The U.S. reception of postmodernism has stressed this post-political quietism. Indeed, so-called post-Marxism (see Block 1990) extends from postmodernism in this sense. But the American reception of postmodernism has tended to ignore postmodernism's stress on the linkage between discourse and democracy, a linkage that I contend is precisely the opening of Derrida's critique of western logocentrism to radical politics. Put differently, the American reception of postmodernism suppresses (or simply never learned) the social and intellectual history of French postmodern theory, which emerged out of the 1968 May Movement as a critique of Stalinist and orthodox-Marxist authoritarianism in preference for a radical micropolitics of everyday life (later to emerge as new social movements theory). Far from turning away from politics, people like Derrida and Foucault viewed their own philosophical work as intensely and obviously political, contributing to the heterodox French left project, especially in ways that embrace the feminist and gay/ lesbian movements.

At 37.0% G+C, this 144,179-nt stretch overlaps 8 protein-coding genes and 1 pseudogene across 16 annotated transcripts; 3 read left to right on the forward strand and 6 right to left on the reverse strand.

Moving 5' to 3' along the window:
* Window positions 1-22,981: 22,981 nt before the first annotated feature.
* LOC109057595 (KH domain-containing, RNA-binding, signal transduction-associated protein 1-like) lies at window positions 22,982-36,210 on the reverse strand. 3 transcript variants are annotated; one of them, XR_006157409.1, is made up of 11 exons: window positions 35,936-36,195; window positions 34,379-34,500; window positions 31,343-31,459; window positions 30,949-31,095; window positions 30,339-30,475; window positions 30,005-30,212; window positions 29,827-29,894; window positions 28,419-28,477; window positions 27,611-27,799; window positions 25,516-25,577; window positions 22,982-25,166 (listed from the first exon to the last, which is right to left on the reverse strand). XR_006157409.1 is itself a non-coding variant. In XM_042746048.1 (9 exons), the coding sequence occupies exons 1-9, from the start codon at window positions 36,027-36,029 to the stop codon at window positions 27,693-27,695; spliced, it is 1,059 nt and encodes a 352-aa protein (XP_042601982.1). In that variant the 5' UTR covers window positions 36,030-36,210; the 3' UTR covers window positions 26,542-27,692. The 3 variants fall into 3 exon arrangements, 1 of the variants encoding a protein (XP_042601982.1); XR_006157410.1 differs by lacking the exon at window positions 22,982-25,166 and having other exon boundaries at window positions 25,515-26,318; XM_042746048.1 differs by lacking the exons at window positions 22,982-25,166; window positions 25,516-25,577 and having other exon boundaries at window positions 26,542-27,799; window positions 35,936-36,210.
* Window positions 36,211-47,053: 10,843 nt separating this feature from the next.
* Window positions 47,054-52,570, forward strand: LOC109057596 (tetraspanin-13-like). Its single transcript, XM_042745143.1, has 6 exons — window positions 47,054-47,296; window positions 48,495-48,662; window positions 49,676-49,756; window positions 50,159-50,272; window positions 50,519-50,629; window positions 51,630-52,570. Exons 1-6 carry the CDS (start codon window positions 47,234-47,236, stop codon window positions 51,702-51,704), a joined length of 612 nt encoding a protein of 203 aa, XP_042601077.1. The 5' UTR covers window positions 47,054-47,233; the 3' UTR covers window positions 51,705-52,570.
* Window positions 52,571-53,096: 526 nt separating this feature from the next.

This French version of micropolitics derived from antifoundationalism in the sense that the antifoundationalist critique of western logocentrism provides the moral and political paradigm of democratic community. The French theorists attempted to install deconstructive perpetual interrogation, especially the questioning of and debate over first principles, as a basis of community-- of the good, in logocentric parlance! This issued in a radical micropolitics not at all devoid of values but rather founded on the value of dialogue and discourse themselves. In particular, Derrida and Foucault sought to empower those who have historically occupied the "subject positions" of alterity and otherness, enabling them to enter community and thus achieve political and social power. Deconstruction, as Derrida understood it, is the activity whereby dichotomies are revealed to be hierarchies (e.g., male/female, where to be female means that one is not-male, thus defining women in terms of their "absence" of maleness). Once deconstructively revealed, these hierarchies are to be displaced by the invention of new discourse/practices. A great deal of deconstructive activity has been spent decentering bipolar concepts and practices of gender, a theme central to Derrida's and French feminists' critiques of western phallogocentrism (see Hekman 1990; Agger 1993). The point of deconstructive critique is not purely negative, however, inasmuch as dichotomies/ hierarchies, once deconstructed, would then be displaced by new discursive versions. Thus, deconstruction is at once a negative and positive activity, not only demystifying present discursive practices but also attempting to replace them with "different" ones.